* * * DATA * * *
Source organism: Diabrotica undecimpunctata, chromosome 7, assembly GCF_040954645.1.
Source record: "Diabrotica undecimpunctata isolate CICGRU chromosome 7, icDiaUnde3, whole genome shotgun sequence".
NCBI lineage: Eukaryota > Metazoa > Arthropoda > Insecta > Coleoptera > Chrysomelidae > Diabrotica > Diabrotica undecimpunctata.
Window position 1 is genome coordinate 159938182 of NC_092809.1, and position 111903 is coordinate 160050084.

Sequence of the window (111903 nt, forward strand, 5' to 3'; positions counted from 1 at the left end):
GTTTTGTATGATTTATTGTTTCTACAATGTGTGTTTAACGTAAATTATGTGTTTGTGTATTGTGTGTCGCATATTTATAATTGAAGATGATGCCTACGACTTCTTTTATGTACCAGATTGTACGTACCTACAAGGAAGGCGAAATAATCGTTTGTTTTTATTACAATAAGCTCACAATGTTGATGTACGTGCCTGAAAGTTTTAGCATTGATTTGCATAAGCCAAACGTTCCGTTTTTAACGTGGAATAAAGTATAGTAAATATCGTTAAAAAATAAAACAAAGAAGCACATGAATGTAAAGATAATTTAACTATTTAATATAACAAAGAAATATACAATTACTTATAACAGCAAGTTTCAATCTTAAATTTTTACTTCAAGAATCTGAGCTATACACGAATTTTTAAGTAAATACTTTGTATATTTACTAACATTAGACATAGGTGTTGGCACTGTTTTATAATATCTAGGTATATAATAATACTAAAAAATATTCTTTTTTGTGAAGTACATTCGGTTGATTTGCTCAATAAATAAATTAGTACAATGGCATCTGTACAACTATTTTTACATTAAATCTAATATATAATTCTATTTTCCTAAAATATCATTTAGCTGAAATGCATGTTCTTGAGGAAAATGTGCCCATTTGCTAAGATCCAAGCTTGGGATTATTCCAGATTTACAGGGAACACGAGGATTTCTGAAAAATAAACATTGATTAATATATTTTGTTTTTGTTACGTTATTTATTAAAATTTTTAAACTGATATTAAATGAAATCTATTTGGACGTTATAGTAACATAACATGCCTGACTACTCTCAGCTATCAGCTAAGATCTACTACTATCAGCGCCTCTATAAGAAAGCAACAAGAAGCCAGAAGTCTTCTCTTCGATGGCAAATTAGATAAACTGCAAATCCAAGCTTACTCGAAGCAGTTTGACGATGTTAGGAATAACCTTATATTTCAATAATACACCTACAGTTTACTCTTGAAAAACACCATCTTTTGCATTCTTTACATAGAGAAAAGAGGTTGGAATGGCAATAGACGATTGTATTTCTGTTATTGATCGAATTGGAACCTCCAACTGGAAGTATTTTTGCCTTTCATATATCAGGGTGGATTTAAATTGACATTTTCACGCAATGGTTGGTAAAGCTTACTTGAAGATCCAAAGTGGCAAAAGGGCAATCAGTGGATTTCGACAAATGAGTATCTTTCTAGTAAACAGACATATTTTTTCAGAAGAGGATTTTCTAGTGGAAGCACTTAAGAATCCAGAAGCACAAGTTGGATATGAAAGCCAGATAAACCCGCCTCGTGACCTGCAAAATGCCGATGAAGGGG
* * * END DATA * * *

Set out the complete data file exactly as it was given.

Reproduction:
Source organism: Diabrotica undecimpunctata, chromosome 7, assembly GCF_040954645.1.
Source record: "Diabrotica undecimpunctata isolate CICGRU chromosome 7, icDiaUnde3, whole genome shotgun sequence".
NCBI lineage: Eukaryota > Metazoa > Arthropoda > Insecta > Coleoptera > Chrysomelidae > Diabrotica > Diabrotica undecimpunctata.
Window position 1 is genome coordinate 159938182 of NC_092809.1, and position 111903 is coordinate 160050084.

Sequence of the window (111903 nt, forward strand, 5' to 3'; positions counted from 1 at the left end):
GTTTTGTATGATTTATTGTTTCTACAATGTGTGTTTAACGTAAATTATGTGTTTGTGTATTGTGTGTCGCATATTTATAATTGAAGATGATGCCTACGACTTCTTTTATGTACCAGATTGTACGTACCTACAAGGAAGGCGAAATAATCGTTTGTTTTTATTACAATAAGCTCACAATGTTGATGTACGTGCCTGAAAGTTTTAGCATTGATTTGCATAAGCCAAACGTTCCGTTTTTAACGTGGAATAAAGTATAGTAAATATCGTTAAAAAATAAAACAAAGAAGCACATGAATGTAAAGATAATTTAACTATTTAATATAACAAAGAAATATACAATTACTTATAACAGCAAGTTTCAATCTTAAATTTTTACTTCAAGAATCTGAGCTATACACGAATTTTTAAGTAAATACTTTGTATATTTACTAACATTAGACATAGGTGTTGGCACTGTTTTATAATATCTAGGTATATAATAATACTAAAAAATATTCTTTTTTGTGAAGTACATTCGGTTGATTTGCTCAATAAATAAATTAGTACAATGGCATCTGTACAACTATTTTTACATTAAATCTAATATATAATTCTATTTTCCTAAAATATCATTTAGCTGAAATGCATGTTCTTGAGGAAAATGTGCCCATTTGCTAAGATCCAAGCTTGGGATTATTCCAGATTTACAGGGAACACGAGGATTTCTGAAAAATAAACATTGATTAATATATTTTGTTTTTGTTACGTTATTTATTAAAATTTTTAAACTGATATTAAATGAAATCTATTTGGACGTTATAGTAACATAACATGCCTGACTACTCTCAGCTATCAGCTAAGATCTACTACTATCAGCGCCTCTATAAGAAAGCAACAAGAAGCCAGAAGTCTTCTCTTCGATGGCAAATTAGATAAACTGCAAATCCAAGCTTACTCGAAGCAGTTTGACGATGTTAGGAATAACCTTATATTTCAATAATACACCTACAGTTTACTCTTGAAAAACACCATCTTTTGCATTCTTTACATAGAGAAAAGAGGTTGGAATGGCAATAGACGATTGTATTTCTGTTATTGATCGAATTGGAACCTCCAACTGGAAGTATTTTTGCCTTTCATATATCAGGGTGGATTTAAATTGACATTTTCACGCAATGGTTGGTAAAGCTTACTTGAAGATCCAAAGTGGCAAAAGGGCAATCAGTGGATTTCGACAAATGAGTATCTTTCTAGTAAACAGACATATTTTTTCAGAAGAGGATTTTCTAGTGGAAGCACTTAAGAATCCAGAAGCACAAGTTGGATATGAAAGCCAGATAAACCCGCCTCGTGACCTGCAAAATGCCGATGAAGGGG